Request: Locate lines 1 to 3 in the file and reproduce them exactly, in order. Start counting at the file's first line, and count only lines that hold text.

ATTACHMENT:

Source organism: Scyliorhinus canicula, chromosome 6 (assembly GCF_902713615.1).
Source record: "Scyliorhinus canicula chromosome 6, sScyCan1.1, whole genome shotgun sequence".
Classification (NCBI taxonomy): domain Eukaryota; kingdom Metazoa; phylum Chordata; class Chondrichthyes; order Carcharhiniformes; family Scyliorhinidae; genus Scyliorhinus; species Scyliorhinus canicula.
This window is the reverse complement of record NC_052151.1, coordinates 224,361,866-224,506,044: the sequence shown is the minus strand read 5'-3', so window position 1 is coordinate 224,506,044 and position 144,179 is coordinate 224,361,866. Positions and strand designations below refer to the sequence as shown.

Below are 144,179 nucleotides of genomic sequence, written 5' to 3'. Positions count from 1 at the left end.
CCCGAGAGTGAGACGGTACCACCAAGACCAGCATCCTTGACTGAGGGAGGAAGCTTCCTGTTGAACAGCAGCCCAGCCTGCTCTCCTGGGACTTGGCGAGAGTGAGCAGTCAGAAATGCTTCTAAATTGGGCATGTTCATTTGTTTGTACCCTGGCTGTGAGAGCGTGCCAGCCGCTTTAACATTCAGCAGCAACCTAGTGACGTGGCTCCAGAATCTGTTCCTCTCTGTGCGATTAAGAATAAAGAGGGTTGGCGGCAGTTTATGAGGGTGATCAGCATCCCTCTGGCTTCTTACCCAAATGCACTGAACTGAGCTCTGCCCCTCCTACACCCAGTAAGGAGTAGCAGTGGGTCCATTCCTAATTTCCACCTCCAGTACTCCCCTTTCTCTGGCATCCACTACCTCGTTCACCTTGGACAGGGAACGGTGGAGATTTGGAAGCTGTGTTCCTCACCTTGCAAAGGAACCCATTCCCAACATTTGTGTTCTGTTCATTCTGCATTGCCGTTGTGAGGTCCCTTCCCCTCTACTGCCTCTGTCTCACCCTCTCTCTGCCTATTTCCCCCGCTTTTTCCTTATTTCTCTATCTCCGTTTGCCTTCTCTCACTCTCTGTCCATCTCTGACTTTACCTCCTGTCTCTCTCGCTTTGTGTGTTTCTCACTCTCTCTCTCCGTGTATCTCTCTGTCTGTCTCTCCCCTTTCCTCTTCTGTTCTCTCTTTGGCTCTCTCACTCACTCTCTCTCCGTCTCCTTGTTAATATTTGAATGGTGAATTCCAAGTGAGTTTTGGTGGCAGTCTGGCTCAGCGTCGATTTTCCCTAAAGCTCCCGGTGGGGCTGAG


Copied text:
Source organism: Scyliorhinus canicula, chromosome 6 (assembly GCF_902713615.1).
Source record: "Scyliorhinus canicula chromosome 6, sScyCan1.1, whole genome shotgun sequence".
Classification (NCBI taxonomy): domain Eukaryota; kingdom Metazoa; phylum Chordata; class Chondrichthyes; order Carcharhiniformes; family Scyliorhinidae; genus Scyliorhinus; species Scyliorhinus canicula.